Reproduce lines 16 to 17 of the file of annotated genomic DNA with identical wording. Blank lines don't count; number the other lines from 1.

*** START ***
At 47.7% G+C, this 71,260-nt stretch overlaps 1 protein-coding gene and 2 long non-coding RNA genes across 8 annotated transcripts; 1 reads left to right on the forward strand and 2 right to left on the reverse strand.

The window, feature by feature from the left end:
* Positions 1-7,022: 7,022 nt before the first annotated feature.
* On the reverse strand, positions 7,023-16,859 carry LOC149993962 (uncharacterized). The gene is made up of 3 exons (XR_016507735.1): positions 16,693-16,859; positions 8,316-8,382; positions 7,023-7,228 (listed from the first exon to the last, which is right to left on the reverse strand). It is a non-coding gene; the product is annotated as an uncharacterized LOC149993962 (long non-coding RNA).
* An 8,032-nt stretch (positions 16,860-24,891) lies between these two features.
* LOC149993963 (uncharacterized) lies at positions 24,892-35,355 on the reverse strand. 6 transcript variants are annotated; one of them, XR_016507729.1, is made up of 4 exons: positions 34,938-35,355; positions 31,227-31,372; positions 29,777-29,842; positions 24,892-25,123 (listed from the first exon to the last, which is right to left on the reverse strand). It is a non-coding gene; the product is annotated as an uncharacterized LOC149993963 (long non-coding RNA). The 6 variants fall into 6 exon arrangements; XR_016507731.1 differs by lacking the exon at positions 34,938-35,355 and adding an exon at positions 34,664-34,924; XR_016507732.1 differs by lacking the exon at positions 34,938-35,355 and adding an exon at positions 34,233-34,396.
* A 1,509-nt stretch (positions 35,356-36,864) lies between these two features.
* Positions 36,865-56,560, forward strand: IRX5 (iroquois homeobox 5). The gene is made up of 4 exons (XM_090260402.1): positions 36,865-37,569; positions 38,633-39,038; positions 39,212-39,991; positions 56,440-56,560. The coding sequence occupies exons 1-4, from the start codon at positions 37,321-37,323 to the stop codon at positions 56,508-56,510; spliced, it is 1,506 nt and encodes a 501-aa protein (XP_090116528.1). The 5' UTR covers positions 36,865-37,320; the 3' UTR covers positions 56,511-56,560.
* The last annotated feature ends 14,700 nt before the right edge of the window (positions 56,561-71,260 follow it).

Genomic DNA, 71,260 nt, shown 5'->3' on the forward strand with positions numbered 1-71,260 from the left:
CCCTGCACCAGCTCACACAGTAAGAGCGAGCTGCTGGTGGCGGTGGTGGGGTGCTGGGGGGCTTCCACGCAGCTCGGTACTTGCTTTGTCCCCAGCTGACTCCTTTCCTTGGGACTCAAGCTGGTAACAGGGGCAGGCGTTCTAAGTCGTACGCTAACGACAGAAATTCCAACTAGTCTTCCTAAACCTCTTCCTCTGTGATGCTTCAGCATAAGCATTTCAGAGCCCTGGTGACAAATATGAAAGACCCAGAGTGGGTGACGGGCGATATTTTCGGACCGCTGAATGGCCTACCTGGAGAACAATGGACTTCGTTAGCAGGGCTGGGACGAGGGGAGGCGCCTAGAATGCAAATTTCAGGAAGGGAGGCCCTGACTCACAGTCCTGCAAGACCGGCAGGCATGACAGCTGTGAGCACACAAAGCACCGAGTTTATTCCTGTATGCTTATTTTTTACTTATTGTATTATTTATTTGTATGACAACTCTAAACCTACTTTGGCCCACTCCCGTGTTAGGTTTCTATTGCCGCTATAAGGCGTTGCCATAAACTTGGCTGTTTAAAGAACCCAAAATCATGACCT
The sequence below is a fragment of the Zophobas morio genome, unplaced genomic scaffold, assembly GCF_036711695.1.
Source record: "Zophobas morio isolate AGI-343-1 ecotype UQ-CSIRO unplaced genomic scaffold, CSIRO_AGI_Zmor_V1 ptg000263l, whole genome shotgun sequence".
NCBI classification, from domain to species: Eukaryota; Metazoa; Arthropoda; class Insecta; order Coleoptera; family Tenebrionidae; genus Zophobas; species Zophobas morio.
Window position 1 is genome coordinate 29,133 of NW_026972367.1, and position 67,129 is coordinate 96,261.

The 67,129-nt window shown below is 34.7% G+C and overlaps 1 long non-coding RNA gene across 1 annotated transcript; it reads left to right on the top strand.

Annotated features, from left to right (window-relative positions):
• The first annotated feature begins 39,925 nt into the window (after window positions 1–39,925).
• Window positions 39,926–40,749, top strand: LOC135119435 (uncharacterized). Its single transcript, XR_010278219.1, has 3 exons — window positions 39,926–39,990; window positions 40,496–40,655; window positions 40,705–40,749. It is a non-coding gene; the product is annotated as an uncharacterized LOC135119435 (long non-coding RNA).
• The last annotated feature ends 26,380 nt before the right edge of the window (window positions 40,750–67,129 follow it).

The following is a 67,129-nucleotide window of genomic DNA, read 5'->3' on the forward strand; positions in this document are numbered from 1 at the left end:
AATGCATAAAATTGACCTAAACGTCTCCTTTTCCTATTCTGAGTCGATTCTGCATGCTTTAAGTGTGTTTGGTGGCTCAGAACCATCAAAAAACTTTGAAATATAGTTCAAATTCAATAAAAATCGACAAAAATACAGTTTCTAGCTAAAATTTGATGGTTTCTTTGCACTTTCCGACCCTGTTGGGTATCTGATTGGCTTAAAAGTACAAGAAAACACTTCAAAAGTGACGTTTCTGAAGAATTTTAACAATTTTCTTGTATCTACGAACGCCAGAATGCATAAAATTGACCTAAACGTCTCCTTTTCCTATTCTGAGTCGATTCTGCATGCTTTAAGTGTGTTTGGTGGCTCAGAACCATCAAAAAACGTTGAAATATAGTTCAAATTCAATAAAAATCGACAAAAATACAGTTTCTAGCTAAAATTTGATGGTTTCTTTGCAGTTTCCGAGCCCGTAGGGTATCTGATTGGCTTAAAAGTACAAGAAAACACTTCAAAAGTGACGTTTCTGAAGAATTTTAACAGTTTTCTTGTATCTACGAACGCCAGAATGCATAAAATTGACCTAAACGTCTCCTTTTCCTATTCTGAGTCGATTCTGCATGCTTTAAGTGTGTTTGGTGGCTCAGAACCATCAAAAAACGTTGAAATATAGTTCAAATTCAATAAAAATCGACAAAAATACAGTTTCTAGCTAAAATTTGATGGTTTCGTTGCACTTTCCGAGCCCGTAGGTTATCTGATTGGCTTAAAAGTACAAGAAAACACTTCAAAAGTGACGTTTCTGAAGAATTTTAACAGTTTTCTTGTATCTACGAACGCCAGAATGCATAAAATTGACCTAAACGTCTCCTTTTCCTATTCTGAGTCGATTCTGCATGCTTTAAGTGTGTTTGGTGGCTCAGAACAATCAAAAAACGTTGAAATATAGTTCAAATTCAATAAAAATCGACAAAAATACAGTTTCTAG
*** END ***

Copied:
The 67,129-nt window shown below is 34.7% G+C and overlaps 1 long non-coding RNA gene across 1 annotated transcript; it reads left to right on the top strand.

Annotated features, from left to right (window-relative positions):